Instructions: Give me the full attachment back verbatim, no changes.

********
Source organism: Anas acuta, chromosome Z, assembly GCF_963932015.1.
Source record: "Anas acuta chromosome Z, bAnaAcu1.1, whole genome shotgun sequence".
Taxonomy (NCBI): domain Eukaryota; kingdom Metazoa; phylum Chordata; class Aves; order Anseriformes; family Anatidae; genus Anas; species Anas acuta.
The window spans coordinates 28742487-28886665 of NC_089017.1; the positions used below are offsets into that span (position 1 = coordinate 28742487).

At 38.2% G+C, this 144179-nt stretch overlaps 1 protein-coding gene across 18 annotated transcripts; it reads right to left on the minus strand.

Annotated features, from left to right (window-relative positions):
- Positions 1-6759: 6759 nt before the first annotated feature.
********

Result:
Source organism: Anas acuta, chromosome Z, assembly GCF_963932015.1.
Source record: "Anas acuta chromosome Z, bAnaAcu1.1, whole genome shotgun sequence".
Taxonomy (NCBI): domain Eukaryota; kingdom Metazoa; phylum Chordata; class Aves; order Anseriformes; family Anatidae; genus Anas; species Anas acuta.
The window spans coordinates 28742487-28886665 of NC_089017.1; the positions used below are offsets into that span (position 1 = coordinate 28742487).

At 38.2% G+C, this 144179-nt stretch overlaps 1 protein-coding gene across 18 annotated transcripts; it reads right to left on the minus strand.

Annotated features, from left to right (window-relative positions):
- Positions 1-6759: 6759 nt before the first annotated feature.